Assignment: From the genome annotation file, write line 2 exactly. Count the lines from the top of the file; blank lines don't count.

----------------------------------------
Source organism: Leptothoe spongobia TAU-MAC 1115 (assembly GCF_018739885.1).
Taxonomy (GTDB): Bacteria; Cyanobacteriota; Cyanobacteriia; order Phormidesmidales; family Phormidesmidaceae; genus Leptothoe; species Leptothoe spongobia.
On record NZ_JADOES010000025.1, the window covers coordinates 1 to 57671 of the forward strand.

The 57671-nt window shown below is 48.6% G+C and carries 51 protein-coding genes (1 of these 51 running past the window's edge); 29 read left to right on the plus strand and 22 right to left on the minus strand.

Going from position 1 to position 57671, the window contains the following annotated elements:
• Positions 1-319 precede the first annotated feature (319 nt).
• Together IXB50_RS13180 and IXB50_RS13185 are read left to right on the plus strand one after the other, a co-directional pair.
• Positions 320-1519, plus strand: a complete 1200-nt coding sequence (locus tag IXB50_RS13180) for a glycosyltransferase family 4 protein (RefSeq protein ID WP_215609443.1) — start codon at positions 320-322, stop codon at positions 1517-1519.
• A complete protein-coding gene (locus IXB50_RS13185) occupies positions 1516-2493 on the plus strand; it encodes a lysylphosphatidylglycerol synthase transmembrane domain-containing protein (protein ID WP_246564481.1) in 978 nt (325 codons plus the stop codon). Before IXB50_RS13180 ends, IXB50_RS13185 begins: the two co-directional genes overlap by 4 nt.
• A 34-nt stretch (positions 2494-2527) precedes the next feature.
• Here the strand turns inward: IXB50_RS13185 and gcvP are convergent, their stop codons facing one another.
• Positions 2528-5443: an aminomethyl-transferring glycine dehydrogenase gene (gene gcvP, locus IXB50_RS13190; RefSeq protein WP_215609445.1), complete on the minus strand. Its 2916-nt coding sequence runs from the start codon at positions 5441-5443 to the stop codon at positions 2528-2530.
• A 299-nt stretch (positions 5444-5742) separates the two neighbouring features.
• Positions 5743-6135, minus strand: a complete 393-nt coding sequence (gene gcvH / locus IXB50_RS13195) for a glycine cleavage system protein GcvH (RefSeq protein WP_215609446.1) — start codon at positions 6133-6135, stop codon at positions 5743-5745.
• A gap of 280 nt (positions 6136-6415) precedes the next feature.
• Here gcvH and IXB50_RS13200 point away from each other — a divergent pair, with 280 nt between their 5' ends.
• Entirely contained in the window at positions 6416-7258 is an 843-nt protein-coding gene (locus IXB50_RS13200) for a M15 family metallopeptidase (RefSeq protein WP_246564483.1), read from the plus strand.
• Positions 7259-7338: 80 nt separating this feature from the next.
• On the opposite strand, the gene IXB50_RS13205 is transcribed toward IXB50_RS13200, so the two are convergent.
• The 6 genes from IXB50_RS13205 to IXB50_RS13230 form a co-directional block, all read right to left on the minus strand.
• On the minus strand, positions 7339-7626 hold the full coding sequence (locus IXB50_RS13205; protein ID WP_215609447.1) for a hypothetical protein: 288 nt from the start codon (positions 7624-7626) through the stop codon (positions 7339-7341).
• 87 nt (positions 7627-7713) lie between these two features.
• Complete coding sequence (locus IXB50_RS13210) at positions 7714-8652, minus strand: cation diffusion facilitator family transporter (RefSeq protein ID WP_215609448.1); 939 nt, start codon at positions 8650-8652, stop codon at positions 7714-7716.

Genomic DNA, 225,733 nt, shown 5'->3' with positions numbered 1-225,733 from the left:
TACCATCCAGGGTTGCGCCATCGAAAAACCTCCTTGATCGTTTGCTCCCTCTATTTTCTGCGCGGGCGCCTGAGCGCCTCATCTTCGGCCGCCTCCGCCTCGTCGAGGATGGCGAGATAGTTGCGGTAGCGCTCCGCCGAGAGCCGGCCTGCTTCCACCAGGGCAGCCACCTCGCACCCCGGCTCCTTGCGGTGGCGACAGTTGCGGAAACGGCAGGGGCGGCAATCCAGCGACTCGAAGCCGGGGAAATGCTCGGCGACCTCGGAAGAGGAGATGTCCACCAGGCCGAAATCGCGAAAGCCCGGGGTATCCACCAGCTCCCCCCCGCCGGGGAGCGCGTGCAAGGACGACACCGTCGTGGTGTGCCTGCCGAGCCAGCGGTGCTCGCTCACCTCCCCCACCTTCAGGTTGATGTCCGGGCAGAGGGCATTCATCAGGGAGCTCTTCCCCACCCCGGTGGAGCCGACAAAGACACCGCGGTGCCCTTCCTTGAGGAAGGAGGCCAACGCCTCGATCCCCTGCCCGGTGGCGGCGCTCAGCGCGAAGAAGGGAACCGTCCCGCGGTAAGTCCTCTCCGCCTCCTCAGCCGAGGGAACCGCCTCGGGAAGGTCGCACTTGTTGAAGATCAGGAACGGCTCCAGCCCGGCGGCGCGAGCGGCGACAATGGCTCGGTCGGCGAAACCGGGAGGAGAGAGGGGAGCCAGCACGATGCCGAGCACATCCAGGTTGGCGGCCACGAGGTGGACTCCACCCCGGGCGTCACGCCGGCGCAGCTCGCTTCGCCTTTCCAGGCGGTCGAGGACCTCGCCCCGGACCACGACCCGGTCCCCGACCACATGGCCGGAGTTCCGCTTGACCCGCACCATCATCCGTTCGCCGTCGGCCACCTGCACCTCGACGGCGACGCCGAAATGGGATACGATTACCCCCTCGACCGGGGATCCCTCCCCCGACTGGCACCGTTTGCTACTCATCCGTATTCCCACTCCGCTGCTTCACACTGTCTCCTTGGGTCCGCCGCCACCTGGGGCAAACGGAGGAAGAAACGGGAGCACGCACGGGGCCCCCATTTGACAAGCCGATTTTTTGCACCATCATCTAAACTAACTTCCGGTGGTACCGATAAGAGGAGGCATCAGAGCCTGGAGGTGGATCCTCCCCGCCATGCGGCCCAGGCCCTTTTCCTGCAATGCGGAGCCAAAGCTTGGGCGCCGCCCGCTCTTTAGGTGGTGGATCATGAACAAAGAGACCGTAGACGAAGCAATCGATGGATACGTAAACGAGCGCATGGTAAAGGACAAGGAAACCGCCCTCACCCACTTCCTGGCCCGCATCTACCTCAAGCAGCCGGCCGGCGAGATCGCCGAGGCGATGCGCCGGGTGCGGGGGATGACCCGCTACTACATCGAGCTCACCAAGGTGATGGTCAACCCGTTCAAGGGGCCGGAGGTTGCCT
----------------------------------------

Taxonomy (GTDB): Bacteria; Cyanobacteriota; Cyanobacteriia; order Phormidesmidales; family Phormidesmidaceae; genus Leptothoe; species Leptothoe spongobia.